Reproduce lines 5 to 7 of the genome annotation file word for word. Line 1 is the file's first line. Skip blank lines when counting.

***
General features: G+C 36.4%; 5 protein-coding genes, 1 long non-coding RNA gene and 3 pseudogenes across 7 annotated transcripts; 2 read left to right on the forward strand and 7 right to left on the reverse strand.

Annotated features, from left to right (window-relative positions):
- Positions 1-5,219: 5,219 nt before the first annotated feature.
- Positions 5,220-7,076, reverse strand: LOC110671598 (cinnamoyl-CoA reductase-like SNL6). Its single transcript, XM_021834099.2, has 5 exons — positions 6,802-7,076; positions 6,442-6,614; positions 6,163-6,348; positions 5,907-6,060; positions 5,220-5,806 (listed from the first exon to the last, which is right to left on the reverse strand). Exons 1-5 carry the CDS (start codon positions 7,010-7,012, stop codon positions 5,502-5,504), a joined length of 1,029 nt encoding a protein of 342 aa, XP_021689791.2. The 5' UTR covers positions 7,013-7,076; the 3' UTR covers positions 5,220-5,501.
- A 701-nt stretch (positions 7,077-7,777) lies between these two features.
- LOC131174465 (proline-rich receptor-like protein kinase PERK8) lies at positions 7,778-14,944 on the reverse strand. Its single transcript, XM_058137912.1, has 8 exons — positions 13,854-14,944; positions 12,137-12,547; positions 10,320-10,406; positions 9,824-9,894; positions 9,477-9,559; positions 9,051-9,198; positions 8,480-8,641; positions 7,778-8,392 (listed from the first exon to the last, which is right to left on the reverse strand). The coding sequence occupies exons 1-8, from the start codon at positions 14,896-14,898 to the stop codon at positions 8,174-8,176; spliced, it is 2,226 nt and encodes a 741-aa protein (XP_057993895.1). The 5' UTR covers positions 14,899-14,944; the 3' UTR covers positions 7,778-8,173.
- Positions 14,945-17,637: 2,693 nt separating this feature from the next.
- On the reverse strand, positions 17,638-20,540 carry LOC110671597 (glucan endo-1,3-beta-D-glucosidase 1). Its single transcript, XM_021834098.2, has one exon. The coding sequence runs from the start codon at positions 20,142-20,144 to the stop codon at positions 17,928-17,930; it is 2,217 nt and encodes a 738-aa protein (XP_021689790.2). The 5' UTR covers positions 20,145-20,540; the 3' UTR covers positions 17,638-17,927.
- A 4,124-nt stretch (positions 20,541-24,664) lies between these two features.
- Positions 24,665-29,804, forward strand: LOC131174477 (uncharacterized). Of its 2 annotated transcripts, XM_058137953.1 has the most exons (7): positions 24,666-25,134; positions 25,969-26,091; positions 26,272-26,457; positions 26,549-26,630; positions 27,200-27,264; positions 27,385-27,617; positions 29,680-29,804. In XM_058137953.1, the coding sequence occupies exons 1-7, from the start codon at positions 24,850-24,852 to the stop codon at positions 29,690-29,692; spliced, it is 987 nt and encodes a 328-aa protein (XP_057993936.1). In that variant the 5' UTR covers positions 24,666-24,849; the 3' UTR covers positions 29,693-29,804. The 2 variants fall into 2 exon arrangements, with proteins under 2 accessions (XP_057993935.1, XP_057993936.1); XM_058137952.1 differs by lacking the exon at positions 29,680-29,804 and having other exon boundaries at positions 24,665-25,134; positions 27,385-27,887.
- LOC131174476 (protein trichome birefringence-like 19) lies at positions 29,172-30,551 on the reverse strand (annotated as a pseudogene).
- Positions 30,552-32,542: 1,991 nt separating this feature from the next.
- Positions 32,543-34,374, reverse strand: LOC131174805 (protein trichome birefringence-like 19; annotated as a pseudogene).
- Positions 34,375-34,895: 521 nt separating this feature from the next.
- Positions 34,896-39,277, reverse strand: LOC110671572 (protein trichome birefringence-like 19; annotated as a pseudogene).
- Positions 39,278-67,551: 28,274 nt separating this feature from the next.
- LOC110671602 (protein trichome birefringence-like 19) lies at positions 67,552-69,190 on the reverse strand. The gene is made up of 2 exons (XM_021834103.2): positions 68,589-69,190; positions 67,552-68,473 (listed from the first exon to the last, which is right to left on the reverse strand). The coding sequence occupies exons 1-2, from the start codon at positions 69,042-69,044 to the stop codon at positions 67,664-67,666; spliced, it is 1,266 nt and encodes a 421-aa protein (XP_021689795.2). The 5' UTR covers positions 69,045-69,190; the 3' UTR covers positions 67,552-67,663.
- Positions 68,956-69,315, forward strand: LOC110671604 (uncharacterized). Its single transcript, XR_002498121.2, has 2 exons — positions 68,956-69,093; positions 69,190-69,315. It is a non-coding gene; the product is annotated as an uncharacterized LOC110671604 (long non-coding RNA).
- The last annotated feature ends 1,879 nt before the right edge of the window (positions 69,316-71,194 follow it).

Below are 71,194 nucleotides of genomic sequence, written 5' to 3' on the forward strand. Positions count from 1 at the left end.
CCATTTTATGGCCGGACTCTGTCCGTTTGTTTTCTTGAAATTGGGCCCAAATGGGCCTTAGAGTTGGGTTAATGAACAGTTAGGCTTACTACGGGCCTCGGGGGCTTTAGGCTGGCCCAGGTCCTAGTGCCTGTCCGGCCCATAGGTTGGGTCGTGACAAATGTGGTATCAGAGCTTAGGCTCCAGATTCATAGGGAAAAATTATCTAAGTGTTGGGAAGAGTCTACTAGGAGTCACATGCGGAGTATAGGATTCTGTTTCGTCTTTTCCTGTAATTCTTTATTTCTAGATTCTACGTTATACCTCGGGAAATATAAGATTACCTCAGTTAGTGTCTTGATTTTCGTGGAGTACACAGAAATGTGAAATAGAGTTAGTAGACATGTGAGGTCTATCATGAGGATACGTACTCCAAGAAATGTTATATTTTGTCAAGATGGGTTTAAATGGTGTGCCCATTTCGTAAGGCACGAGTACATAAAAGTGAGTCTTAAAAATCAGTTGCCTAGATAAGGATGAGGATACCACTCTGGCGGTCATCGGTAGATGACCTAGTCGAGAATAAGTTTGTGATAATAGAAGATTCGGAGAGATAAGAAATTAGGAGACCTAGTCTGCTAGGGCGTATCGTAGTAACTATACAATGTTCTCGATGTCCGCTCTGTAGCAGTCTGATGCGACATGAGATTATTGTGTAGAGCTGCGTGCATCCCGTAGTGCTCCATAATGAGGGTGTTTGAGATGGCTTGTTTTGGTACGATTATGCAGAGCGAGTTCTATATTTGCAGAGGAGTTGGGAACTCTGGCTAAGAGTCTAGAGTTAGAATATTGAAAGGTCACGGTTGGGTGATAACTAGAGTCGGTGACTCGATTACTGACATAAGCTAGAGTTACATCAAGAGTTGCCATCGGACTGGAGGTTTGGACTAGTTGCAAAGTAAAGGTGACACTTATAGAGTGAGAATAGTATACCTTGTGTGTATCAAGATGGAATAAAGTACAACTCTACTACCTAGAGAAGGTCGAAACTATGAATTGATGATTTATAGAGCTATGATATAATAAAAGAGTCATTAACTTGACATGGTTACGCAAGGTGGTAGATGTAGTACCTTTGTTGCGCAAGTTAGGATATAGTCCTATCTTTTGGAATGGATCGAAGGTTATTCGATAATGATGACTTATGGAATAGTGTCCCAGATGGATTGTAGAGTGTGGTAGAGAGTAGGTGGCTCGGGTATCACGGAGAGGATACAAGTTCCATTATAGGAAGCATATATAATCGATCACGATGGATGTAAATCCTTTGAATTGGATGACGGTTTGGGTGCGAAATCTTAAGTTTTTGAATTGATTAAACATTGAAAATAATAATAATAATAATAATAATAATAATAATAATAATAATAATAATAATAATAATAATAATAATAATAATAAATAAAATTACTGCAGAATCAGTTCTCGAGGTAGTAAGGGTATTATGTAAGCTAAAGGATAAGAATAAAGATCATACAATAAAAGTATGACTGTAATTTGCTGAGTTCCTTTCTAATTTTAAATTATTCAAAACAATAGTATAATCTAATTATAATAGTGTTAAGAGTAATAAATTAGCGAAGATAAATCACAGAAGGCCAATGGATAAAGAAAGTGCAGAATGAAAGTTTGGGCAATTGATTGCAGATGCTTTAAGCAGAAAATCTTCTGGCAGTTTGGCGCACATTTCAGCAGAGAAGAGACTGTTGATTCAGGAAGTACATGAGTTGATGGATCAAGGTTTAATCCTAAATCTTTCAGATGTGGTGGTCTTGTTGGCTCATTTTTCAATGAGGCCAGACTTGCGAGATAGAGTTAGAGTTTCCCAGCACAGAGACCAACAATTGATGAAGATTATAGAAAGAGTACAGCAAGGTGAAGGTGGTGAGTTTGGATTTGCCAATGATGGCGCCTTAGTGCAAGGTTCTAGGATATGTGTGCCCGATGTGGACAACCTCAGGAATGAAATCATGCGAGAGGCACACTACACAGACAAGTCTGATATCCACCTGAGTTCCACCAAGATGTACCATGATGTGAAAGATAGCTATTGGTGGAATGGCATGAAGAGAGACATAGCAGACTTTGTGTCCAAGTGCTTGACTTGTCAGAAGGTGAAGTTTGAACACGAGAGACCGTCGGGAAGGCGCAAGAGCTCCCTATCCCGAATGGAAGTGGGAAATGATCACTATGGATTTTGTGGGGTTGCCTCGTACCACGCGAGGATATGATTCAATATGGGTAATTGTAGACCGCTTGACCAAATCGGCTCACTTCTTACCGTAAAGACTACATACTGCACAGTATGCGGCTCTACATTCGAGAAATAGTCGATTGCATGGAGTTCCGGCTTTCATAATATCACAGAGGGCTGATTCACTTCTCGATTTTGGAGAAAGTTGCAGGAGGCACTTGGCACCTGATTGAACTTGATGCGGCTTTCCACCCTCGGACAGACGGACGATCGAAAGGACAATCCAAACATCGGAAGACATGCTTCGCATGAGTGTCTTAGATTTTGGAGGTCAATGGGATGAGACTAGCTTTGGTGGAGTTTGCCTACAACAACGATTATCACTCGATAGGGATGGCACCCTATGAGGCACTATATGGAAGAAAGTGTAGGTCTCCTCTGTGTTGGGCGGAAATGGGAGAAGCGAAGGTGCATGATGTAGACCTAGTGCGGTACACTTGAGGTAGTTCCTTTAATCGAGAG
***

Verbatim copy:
- A 701-nt stretch (positions 7,077-7,777) lies between these two features.
- LOC131174465 (proline-rich receptor-like protein kinase PERK8) lies at positions 7,778-14,944 on the reverse strand. Its single transcript, XM_058137912.1, has 8 exons — positions 13,854-14,944; positions 12,137-12,547; positions 10,320-10,406; positions 9,824-9,894; positions 9,477-9,559; positions 9,051-9,198; positions 8,480-8,641; positions 7,778-8,392 (listed from the first exon to the last, which is right to left on the reverse strand). The coding sequence occupies exons 1-8, from the start codon at positions 14,896-14,898 to the stop codon at positions 8,174-8,176; spliced, it is 2,226 nt and encodes a 741-aa protein (XP_057993895.1). The 5' UTR covers positions 14,899-14,944; the 3' UTR covers positions 7,778-8,173.
- Positions 14,945-17,637: 2,693 nt separating this feature from the next.